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The Courage of Conscience
Posted on Jul 31, 2012
By Nomi Prins
“Beautiful Souls: Saying No, Breaking Ranks, and Heeding the Voice of Conscience in Dark Times”
Eyal Press’ book “Beautiful Souls: Saying No, Breaking Ranks, and Heeding the Voice of Conscience in Dark Times” is a stunning, deeply stirring collection of true stories about the most unlikely of heroes: four men and one woman who chose uncomfortable, and in some cases potentially lethal, courses of action because they could envision doing nothing else.
None sought to be heroes. None were motivated by external validators such as money, power or fame. Indeed, in all cases, the opposite occurred—loss of money, influence and status. They acted, rather, out of a profound sense of empathy and compassion, putting the needs of the “many” before their own.
Throughout the book, Press presents theories, experiment results and analyses of what motivates people to nonconformity, quoting luminaries such as Hannah Arendt and Adam Smith. But in the end, theories are just that. Press’ message is that people can, and do, have the capacity to make humanity-preserving choices, regardless of the obstacles. It is not because they are radicals, but because they witness something terribly wrong in the system they trust.
Beautiful Souls: Saying No, Breaking Ranks, and Heeding the Voice of Conscience in Dark Times
By Eyal Press
Farrar, Straus and Giroux, 208 pages
Leyla Wydler was a successful financial adviser at Stanford Group Co., making $150,000 a year in 2002. The last chapter, The Price of Raising One’s Voice, follows her decade-long fight after she blew the whistle on her employer, Allen Stanford, who was the perpetrator of a $7 billion Ponzi scheme, one of the largest in U.S. history. In addition to using his ill-gotten gains for extravagant living and influencing politicians, Stanford paid handsome bonuses to salespeople to sell fraudulent CDs to clients. Yet, his crimes went uninvestigated for years. On June 14, 2012, Stanford was finally sentenced to 110 years in prison, convicted of 13 felonies.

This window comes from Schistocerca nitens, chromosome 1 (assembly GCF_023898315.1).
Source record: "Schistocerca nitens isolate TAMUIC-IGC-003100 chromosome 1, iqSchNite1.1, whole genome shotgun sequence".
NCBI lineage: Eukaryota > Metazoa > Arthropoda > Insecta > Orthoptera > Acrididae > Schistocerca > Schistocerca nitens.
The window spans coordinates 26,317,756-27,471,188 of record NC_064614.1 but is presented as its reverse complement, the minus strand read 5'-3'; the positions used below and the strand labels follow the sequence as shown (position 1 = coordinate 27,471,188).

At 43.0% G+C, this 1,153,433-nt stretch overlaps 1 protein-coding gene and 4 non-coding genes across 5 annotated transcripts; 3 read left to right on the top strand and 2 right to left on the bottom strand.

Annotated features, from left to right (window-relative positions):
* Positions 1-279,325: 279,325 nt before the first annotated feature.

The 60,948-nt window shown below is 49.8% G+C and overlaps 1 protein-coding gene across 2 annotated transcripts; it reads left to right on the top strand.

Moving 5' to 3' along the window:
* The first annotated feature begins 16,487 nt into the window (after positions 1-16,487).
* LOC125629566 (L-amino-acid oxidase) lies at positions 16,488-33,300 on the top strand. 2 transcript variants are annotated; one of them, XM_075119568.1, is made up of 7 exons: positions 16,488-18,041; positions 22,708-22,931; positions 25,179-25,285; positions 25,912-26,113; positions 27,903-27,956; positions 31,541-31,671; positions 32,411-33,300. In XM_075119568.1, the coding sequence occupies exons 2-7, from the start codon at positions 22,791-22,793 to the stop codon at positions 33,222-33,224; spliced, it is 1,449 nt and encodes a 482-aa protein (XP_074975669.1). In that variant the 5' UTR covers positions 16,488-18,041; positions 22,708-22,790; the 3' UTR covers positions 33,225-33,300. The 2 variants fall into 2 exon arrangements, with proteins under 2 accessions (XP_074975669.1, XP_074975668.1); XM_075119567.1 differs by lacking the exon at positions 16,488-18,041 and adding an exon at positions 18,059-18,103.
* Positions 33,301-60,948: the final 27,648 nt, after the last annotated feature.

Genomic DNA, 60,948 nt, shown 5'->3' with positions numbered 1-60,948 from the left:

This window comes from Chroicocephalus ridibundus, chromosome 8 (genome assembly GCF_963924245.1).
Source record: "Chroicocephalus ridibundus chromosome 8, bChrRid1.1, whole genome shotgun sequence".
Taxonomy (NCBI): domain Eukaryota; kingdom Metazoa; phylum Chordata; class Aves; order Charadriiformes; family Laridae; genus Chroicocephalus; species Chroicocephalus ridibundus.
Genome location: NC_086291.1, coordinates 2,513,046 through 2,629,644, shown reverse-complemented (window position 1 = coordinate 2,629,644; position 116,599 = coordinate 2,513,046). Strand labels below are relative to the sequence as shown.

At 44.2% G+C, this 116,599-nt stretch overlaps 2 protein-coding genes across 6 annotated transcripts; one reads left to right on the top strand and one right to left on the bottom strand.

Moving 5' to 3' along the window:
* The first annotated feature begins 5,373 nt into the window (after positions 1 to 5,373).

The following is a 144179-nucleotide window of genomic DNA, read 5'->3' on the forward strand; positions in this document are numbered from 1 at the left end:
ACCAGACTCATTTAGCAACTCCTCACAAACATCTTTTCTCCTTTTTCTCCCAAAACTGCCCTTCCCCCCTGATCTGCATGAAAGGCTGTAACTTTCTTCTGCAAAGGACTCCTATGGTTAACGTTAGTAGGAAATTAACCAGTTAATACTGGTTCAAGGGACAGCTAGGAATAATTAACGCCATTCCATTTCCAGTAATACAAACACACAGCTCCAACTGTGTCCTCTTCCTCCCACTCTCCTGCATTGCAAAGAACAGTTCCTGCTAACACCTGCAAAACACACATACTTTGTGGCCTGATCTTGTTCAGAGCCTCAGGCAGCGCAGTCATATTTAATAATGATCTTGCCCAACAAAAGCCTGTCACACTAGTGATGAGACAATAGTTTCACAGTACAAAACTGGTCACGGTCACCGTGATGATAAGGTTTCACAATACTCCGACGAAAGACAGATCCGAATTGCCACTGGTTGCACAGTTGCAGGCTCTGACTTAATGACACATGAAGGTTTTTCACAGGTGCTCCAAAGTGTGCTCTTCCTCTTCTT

In the course of Wydler’s fight to expose his scam, she was fired by Stanford and ignored by a series of ambivalent regulators, who remain unaccountable.
As a single mother, with two children and breast cancer, Wydler had everything to lose by standing up. She didn’t set out to become a hero; she wanted to expose the truth in order to save her clients’ money. Far from being skeptical of the system of finance, she was a big believer in it and in the regulatory structure. But what she saw at Stanford shook her values and forced her to act. Throughout legal battles with a billionaire, taunts from former co-workers and a waning bank account, she persevered and prevailed. But many whistle-blowers do not triumph. They lose their jobs and dignity in an antiquated system that favors the powerful, and their efforts are never acknowledged.
He was honored for his heroism decades later, but at the time he was socially ostracized, fired from his job and had his reputation destroyed. His actions were an acute reproach to Switzerland for what the country was supposed to stand for, but didn’t.
He was not born a rebel, but a man who had fervently believed in the asylum-providing traditions of Switzerland. His official duty of denying Jews entry in 1938, coupled with his own subsequent treatment, revealed those beliefs to be misguided. According to his daughter, the social consequences he suffered took a major toll on his psyche. But “when I looked into the faces of those people, I had to do what I did,” he said in a 1971 interview. At his funeral, a rabbi recited a famous Talmudic passage: “He who saves a single life saves the entire world.”
In Defying the Group, Press takes us to the bloody 1991 revolution in Bosnia- Herzegovina. There, a young Serb, Aleksander Jevtic, was asked to select Serbs for removal from a hall filled with Serbs and Croats, who are physically indistinguishable. Knowing that the Croat men faced certain death, he gestured to a group of them, calling them by Serbian names. He allowed them to exit the hall and saved their lives.
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